• I remember that shortly after the film became available in North America, some wondered why Mitsuha did not feel something was off about their timelines based on what version of iOS they were using. Short of looking at the system settings, I argue that there aren’t enough differences between iOS 7 and iOS 9 for the average user to differentiate. iOS 7 saw the introduction of Apple’s Flat UI, which gives iOS a more modern, streamlined form, and it was a dramatic departure from iOS 6 and earlier versions, which had skeuomorphism in its design.

Looking through the calendars of The Garden of Words, Yukari writes a letter to Takao dated February, 2014, indicating that when she mentions returning to her hometown for September, she is referring to September 2013. The time that Yukari and Takao spend together, then, is between June and August of 2013. In Your Name, there are numerous stills of Taki and Mitsuha leaving daily journal entries on their mobile devices. From Taki’s perspective, he sees everything from 2016: September 10 was a Tuesday in 2016. However, inspection of the frames when Mitsuha leaves a journal entry behind show that it is 2013 – September 12 was a Thursday in 2013. Consequently, it is reasonable to suppose that Mitsuha first begins switching consciousnesses with Taki in the summer of 2013 from her perspective. During the phenomenon, Yukari is clearly seen teaching classes in Itomori. There is a direct overlap in Yukari’s teaching Mitsuha’s classes in Itomori and teaching Takao’s classes in Tokyo. Since it is impossible for an individual to have omnipresence in the absence of additional elements, practical evidence in Your Name and The Garden of Words, coupled with Shinkai’s remarks about Yukari, indicate that both movies have a different instance of Yukari, and so, could not be set within the same realm.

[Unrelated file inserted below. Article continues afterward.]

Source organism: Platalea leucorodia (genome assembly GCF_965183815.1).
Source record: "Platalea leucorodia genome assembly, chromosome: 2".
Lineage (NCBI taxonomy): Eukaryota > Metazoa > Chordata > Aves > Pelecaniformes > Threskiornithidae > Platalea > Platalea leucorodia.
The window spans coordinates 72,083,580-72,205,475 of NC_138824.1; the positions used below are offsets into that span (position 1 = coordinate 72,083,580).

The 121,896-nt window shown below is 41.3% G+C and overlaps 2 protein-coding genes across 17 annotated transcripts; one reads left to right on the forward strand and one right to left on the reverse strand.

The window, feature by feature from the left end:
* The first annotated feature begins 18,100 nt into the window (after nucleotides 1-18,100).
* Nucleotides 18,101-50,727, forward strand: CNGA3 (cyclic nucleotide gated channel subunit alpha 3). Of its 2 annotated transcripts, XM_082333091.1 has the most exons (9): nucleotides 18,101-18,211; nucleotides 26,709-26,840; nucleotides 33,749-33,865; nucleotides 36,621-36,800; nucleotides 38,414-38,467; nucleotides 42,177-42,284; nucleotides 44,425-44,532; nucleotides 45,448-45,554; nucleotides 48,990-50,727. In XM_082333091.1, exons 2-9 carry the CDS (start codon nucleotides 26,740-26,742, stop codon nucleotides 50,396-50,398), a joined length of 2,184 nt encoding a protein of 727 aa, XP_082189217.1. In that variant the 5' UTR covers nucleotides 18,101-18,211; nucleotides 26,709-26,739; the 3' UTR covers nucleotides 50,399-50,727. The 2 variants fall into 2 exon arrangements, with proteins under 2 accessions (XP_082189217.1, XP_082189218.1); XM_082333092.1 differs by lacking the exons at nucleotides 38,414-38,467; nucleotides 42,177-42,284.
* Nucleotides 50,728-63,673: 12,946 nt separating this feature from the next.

Verdict: Busted

Understanding and a profound familiarity of the Man’yōshū is mandatory to enjoyment of the film

Your Name covers a myriad of themes, from the ethereal and powerful nature of love to the juxtaposition of beauty and indifference in natural phenomenon. The film’s broad appeal comes as a consequence of the narrative’s breadth – a diverse audience enjoys it because there’s something in this film for everyone, including linguists and cultural anthropologists, who would find the references to the Man’yōshū highly enjoyable. The Man’yōshū, literally “Ten Thousand Pages Collection”, is renowned as being a comprehensive collection of Japanese poetry dating largely between 600 and 759 AD. In particular, the Man’yōshū is counted as being a very extensive collection of poetry containing traditional Shinto values, as well as aspects of Buddhism, Taoism and Confucianism. Written in a sentimental tone, the Man’yōshū‘s contents are further important from a cultural perspective, offering insight into an older Japanese written system, known as the man’yōgana. This system, though cumbersome, utilised Chinese characters in both phonetic and symbolic roles, and is counted as the forerunner of the modern kana systems. It is therefore unsurprising that there is a romantic appeal surrounding the Man’yōshū; it is quite fitting to draw on these well-known elements for a work of fiction. However, there are some who suggest that there are hidden thematic elements in the film, and that it requires a specialised mindset for one to truly appreciate Your Name. These individuals posit that Yukari’s references to Man’yōshū provide insight into Makoto Shinkai’s intentions more succinctly than do imagery and overarching themes elsewhere in the movie, and that further to this, one must adopt a strictly academic perspective towards the film before they can begin appreciating all of the nuances within the film: